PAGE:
Given an element a of an ideal in an algebraic integer ring, give a two element generating set containing a

Find \alpha such that (180) = (\alpha, 16200) in \mathbb{Z}. Find \alpha such that (3, 1+2\sqrt{-5}) = (9,\alpha) in \mathbb{Z}[\sqrt{-5}].


Note that (160)(90) = (16200). Using Theorem 9.3, it suffices to find an element \alpha \in (180) and an ideal C such that (180)C = (\alpha) and (C, (90)) = (1). To that end, note that (90) factors into prime ideals as (90) = (2)(3)^2(5), with distinct factors (2), (3), and (5). Let A_1 = (180)(3)(5) = (2700), A_2 = (180)(2)(5) = (1800), and A_3 = (180)(2)(3) = (1080). Now let \alpha_1 = 8100, \alpha_2 = 3600, and \alpha_3 = 2160. Evidently, A_1(3) = (8100), A_2(2) = (3600), and A_3(2) = (2160), and (3,2) = (2,5) = (3,5) = (1). Following the proof of Theorem 9.3, let \alpha = \alpha_1 + \alpha_2 + \alpha_3 = 13860. Then (13860,16200) = (180). Indeed, we have 180 = -7 \cdot 13860 + 6 \cdot 16200, 13860 = 180 \cdot 77, and 16200 = 180 \cdot 90.

We first need to find an ideal D such that (3,1+2\sqrt{-5})D = (9). In a previous exercise we found that D = (9, 3-6\sqrt{-5}) is such an ideal. Next we wish to find the prime factorization of D. To this end, we note that D = (3)(3,1-2\sqrt{-5}) = (3,1+2\sqrt{-5})(3,1-2\sqrt{-5})^2 (since (1+2\sqrt{-5})(1+2\sqrt{-5}) - 2 \cdot 3 \cdot 3 = 3).

Claim: (3,1+2\sqrt{-5}) is proper. Proof of claim: Suppose to the contrary that this ideal contains 1. THen we have 1 = 3(a+b\sqrt{-5}) + (1+2\sqrt{-5})(h+k\sqrt{-5}), so that 1 = 3a + h - 10k and 0 = 3b + 2h + k. This leads to a contradiction mod 3, so that (3,1+2\sqrt{-5}) is proper.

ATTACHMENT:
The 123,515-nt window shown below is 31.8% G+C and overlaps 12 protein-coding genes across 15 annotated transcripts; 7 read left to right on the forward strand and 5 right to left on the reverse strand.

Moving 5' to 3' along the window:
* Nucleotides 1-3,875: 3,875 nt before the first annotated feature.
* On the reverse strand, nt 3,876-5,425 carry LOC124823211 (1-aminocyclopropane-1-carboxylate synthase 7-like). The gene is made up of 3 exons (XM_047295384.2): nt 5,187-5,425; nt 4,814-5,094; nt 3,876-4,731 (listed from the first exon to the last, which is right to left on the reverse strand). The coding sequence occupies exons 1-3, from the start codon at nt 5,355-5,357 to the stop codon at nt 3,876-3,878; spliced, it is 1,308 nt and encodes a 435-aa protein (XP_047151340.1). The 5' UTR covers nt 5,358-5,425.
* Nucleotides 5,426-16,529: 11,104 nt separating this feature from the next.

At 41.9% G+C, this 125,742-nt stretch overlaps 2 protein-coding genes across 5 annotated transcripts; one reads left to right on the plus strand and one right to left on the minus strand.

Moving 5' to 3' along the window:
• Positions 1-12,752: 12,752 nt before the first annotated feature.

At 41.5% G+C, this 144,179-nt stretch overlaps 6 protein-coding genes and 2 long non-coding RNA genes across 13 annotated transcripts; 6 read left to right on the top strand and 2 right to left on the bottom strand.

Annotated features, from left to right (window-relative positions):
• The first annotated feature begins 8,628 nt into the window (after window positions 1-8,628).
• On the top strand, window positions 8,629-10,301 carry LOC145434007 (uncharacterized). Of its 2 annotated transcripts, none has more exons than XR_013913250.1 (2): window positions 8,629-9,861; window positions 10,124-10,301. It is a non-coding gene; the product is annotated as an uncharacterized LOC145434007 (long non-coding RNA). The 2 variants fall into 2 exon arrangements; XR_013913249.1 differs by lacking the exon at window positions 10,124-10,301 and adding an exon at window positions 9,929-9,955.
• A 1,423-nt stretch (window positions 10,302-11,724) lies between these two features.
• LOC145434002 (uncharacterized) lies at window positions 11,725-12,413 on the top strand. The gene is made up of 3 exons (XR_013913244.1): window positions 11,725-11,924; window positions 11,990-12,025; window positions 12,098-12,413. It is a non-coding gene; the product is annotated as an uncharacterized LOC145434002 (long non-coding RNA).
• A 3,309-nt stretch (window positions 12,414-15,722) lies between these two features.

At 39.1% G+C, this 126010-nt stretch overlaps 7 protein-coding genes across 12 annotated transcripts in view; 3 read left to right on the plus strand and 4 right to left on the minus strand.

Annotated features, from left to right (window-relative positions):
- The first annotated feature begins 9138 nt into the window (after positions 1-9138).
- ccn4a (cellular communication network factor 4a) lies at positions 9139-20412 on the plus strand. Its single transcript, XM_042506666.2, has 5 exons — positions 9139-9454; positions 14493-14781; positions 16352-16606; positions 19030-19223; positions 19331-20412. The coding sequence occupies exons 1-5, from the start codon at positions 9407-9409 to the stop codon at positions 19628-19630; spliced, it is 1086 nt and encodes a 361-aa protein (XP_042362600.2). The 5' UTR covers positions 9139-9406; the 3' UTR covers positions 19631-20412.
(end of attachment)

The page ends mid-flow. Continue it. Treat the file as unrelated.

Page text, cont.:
Claim: (3,1+2\sqrt{-5}) is maximal. Proof of claim: Let a+b\sqrt{-5} \in \mathbb{Z}[\sqrt{-5}], and say b = 2b_1 + b_0 and a-b_1 = 3a_1 + a_0 where b_0 \in \{0,1\} and a_0 \in \{0,1,2\}. Mod (3,1+2\sqrt{-5}), we have a+b\sqrt{-5} \equiv a_0 + b_0 \sqrt{-5}. Now 2+\sqrt{-5} \equiv (2+\sqrt{-5}) + (1+2\sqrt{-5}) \equiv 3(1+\sqrt{-5}) \equiv 0 mod (3,1+2\sqrt{-5}). Thus \sqrt{-5} \equiv 1 and 1+\sqrt{-5} \equiv 2. In particular, \mathcal{O}/(3,1+2\sqrt{-5}) = \{ \overline{0}, \overline{1}, \overline{2} \}. Now 1 \not\equiv 0 since this ideal is proper, and so also 2 \not\equiv 1. If 2 \equiv 0, then 3-2 = 1 \in (3,1+2\sqrt{-5}), a contradiction. So \mathcal{O}/(3,1+2\sqrt{-5}) \cong \mathbb{Z}/(3) is a field, and thus (3,1+2\sqrt{-5}) is maximal.

We can show very similarly that (3,1-2\sqrt{-5}) is proper and also maximal. Here we can show that 2-\sqrt{-5} \equiv 0.

Thus we have the prime factorization of D, with distinct factors P_1 = (3,1+2\sqrt{-5}) and P_2 = (3,1-2\sqrt{-5}). Let A_1 = P_1P_2 and A_2 = P_1^2. We see that A_1 = (3) and A_2 = (9,1-4\sqrt{-5}).

Next we find \alpha_1 \in A_1 and \alpha_2 \in A_2 such that ((\alpha_1)/A_1, (3,1+2\sqrt{-5})) = ((\alpha_2)/A_2, (3,1-2\sqrt{-5})) = (1). By our proof of Theorem 9.2, it suffices to exhibit \alpha_1 \in A_1 \setminus A_1(3,1+2\sqrt{-5}), and likewise for \alpha_2. Noting that A_2(3,1-2\sqrt{-5}) = (9,3+6\sqrt{-5}), we see that \alpha_1 = 3 and \alpha_2 = 1-4\sqrt{-5} are such elements. Let \alpha = \alpha_1 + \alpha_2 = 4-4\sqrt{-5}. By the proof of Theorem 9.3 in TAN, (3,1+2\sqrt{-5}) = (9,4-4\sqrt{-5}).

We can verify this by noting that 3 = 9(-1-4\sqrt{-5}) + (4-4\sqrt{-5})(-7+2\sqrt{-5}), 1+2\sqrt{-5} = 9(-3-2\sqrt{-5}) + (4-4\sqrt{-5})(-3+2\sqrt{-5}), 9 = 3 \cdot 3, and 4-4\sqrt{-5} = 3(-5) + (1+2\sqrt{-5})(-1-2\sqrt{-5}).

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